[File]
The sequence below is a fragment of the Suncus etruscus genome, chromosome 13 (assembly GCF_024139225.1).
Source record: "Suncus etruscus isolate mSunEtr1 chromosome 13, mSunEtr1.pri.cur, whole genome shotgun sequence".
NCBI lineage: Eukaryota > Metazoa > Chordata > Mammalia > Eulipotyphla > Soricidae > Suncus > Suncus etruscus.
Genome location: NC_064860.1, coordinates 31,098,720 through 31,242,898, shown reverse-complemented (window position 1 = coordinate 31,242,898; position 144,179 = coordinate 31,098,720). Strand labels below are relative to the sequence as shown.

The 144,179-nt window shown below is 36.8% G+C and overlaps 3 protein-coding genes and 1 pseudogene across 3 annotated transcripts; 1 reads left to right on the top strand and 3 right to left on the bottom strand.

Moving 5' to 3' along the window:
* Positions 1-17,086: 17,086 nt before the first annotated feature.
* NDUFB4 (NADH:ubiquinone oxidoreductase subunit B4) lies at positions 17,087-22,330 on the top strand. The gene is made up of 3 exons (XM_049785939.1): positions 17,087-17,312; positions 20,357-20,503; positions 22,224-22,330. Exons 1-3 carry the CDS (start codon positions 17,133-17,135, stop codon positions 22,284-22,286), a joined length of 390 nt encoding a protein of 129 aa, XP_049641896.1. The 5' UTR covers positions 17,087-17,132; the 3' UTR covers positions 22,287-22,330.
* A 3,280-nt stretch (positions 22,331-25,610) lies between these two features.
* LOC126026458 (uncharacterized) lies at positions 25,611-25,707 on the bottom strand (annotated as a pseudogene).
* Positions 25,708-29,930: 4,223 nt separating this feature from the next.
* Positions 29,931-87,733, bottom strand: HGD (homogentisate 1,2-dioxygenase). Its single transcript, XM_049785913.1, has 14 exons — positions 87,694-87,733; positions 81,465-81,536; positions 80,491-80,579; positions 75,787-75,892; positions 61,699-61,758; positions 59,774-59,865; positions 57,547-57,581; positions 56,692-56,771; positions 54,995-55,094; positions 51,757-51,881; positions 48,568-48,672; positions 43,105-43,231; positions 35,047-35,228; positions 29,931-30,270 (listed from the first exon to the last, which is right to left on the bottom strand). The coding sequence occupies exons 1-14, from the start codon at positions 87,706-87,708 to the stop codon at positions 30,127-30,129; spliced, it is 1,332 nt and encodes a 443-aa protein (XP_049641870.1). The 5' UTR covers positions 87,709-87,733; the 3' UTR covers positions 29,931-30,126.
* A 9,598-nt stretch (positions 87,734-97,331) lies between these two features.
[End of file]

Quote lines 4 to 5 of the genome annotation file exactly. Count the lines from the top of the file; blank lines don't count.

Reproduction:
Genome location: NC_064860.1, coordinates 31,098,720 through 31,242,898, shown reverse-complemented (window position 1 = coordinate 31,242,898; position 144,179 = coordinate 31,098,720). Strand labels below are relative to the sequence as shown.

The 144,179-nt window shown below is 36.8% G+C and overlaps 3 protein-coding genes and 1 pseudogene across 3 annotated transcripts; 1 reads left to right on the top strand and 3 right to left on the bottom strand.